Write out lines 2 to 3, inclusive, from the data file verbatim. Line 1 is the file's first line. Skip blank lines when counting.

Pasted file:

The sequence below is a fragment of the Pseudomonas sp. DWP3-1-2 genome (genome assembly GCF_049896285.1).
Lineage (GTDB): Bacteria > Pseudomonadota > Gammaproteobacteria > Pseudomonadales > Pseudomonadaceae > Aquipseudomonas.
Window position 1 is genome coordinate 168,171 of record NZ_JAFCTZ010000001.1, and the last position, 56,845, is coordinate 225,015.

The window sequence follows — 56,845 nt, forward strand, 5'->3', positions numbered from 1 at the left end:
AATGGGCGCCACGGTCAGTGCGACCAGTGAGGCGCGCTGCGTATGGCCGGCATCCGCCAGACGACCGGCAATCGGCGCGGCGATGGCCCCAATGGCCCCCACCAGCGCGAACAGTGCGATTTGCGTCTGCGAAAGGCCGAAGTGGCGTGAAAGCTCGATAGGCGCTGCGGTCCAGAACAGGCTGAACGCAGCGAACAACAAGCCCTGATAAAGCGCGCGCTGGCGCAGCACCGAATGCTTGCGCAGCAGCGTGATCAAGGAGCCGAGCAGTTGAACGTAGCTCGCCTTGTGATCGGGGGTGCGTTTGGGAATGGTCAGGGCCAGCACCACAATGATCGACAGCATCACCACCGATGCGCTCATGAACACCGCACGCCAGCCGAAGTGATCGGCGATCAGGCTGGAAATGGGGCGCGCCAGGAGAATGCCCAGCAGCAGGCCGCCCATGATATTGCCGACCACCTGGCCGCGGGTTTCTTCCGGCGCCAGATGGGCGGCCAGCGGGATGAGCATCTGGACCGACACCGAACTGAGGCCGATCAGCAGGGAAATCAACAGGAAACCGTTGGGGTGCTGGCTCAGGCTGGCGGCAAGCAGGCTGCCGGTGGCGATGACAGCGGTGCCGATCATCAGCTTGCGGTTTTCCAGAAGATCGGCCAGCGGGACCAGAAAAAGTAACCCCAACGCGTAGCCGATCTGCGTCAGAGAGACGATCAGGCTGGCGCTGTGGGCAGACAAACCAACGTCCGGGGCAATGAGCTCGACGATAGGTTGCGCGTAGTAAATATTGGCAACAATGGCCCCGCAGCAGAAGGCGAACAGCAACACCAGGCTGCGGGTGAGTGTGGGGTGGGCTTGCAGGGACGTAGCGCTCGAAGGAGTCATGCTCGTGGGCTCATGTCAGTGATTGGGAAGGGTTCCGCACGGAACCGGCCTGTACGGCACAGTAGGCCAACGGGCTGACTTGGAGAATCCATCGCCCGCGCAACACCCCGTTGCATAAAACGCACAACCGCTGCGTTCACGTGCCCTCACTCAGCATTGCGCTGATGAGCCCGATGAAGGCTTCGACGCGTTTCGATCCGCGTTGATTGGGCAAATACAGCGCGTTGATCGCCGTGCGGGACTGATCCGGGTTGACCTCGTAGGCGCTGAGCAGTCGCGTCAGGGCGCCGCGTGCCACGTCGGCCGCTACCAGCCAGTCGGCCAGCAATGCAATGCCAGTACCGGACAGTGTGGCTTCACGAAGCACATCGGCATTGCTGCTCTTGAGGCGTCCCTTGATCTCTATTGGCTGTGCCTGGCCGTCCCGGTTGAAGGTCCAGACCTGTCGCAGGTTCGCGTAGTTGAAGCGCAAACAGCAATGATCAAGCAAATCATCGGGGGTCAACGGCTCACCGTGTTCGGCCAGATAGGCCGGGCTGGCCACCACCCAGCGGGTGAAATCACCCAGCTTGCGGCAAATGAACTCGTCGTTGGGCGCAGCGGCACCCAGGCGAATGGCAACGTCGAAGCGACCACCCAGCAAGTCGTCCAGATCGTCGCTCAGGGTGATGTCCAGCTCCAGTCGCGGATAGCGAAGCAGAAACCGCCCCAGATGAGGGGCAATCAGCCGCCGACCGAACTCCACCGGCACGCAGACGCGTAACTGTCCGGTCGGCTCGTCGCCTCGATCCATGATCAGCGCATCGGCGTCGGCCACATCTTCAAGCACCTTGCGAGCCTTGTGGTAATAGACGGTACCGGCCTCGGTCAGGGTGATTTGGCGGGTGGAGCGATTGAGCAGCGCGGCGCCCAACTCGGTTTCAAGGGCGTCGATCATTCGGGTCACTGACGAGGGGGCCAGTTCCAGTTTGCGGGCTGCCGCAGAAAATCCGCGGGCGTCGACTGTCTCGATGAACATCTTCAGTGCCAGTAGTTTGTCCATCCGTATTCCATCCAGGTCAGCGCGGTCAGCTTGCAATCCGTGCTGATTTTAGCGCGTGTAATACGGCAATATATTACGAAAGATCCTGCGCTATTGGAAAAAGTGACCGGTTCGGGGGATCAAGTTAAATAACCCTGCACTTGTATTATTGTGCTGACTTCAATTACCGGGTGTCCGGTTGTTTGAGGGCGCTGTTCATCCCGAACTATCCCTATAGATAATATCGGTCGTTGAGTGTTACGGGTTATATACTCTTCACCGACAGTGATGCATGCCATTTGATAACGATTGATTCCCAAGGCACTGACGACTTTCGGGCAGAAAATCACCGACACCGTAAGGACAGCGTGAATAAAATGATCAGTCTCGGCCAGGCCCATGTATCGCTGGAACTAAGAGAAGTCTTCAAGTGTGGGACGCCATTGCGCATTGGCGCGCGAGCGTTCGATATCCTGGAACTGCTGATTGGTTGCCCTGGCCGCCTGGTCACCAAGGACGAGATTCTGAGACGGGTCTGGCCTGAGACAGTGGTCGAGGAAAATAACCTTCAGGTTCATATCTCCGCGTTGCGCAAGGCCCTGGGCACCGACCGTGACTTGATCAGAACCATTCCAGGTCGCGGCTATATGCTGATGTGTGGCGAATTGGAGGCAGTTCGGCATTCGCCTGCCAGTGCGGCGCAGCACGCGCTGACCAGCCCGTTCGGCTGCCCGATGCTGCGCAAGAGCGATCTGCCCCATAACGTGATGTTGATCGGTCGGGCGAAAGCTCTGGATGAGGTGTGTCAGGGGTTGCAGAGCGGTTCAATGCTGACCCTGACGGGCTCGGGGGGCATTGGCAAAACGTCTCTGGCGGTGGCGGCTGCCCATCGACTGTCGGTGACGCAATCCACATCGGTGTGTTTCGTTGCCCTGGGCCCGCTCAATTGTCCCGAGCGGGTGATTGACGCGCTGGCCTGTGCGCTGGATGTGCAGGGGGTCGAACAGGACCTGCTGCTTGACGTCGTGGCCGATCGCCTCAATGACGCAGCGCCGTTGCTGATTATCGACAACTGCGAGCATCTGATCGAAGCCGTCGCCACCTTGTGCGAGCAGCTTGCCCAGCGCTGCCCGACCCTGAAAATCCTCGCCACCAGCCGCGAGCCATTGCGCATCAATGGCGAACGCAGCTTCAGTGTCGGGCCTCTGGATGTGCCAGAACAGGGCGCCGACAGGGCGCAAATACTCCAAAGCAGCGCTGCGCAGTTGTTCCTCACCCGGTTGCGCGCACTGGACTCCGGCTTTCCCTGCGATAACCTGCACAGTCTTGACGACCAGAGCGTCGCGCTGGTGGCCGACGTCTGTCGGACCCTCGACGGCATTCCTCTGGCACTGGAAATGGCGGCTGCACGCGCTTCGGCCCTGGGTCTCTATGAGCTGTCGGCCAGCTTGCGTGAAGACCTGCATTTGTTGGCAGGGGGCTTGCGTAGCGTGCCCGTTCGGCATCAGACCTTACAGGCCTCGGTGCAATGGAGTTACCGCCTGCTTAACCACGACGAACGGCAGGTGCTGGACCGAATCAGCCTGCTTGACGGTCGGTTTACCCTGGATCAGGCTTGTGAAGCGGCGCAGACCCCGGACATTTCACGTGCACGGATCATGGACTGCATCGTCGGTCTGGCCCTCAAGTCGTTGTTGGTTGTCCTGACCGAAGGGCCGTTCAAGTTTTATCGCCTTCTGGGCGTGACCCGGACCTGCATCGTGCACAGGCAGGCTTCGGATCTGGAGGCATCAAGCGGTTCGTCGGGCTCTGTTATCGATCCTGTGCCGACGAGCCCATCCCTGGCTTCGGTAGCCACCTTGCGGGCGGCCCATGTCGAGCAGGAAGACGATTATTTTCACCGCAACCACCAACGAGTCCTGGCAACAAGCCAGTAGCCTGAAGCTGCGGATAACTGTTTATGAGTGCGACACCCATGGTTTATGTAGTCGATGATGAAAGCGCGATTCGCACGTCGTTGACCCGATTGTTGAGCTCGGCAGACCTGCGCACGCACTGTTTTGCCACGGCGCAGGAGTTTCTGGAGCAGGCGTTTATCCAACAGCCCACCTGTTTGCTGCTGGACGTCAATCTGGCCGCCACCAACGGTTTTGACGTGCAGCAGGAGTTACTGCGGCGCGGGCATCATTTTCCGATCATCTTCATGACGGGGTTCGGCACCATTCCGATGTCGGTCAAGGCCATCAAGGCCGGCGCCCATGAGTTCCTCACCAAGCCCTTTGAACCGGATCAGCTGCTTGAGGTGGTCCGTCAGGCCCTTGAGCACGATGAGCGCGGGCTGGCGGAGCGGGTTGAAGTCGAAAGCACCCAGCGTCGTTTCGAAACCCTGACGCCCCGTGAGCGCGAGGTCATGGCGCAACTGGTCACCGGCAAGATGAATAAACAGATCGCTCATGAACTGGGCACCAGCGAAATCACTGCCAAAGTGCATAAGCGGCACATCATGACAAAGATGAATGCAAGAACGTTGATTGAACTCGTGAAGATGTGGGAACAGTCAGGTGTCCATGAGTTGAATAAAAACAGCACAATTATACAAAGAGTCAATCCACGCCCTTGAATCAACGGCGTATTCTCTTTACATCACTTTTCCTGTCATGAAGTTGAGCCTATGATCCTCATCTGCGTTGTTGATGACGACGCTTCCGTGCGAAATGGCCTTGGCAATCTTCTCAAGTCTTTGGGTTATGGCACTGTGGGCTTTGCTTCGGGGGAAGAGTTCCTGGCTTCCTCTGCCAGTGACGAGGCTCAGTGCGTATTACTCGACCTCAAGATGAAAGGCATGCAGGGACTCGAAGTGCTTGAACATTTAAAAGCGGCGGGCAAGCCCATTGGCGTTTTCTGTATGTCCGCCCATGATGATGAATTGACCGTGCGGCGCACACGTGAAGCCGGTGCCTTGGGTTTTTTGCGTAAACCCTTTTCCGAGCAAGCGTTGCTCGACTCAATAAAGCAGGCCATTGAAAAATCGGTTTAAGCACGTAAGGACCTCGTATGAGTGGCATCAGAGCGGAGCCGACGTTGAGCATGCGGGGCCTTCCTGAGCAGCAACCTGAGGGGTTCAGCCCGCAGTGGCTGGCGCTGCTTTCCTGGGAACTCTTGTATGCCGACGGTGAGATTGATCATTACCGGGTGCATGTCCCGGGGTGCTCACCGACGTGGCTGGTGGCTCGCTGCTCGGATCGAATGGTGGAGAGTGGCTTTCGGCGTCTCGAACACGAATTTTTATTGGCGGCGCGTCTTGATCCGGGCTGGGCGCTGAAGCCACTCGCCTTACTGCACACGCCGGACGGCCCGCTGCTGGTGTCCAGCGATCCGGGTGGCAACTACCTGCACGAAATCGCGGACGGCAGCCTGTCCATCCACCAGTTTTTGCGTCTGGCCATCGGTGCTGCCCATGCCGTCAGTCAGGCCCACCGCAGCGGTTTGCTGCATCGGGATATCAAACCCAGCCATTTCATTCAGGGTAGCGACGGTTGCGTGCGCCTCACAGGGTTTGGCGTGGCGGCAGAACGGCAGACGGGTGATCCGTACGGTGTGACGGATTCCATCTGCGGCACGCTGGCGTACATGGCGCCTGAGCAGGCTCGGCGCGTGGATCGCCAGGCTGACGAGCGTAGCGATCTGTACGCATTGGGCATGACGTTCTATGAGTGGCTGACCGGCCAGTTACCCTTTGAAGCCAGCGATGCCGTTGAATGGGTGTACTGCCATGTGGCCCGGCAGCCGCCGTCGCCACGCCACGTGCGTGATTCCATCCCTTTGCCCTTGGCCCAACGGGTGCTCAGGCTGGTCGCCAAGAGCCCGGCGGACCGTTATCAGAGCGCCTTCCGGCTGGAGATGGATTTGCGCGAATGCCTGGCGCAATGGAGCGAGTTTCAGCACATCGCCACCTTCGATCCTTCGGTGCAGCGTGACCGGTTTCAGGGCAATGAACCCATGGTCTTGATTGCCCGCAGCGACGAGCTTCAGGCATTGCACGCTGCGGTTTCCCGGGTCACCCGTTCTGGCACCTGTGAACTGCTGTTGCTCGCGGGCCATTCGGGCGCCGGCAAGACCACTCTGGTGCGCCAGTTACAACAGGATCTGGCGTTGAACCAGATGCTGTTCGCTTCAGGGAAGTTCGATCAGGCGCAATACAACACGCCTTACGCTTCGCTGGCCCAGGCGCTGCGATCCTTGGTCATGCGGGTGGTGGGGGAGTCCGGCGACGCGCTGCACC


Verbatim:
Lineage (GTDB): Bacteria > Pseudomonadota > Gammaproteobacteria > Pseudomonadales > Pseudomonadaceae > Aquipseudomonas.
Window position 1 is genome coordinate 168,171 of record NZ_JAFCTZ010000001.1, and the last position, 56,845, is coordinate 225,015.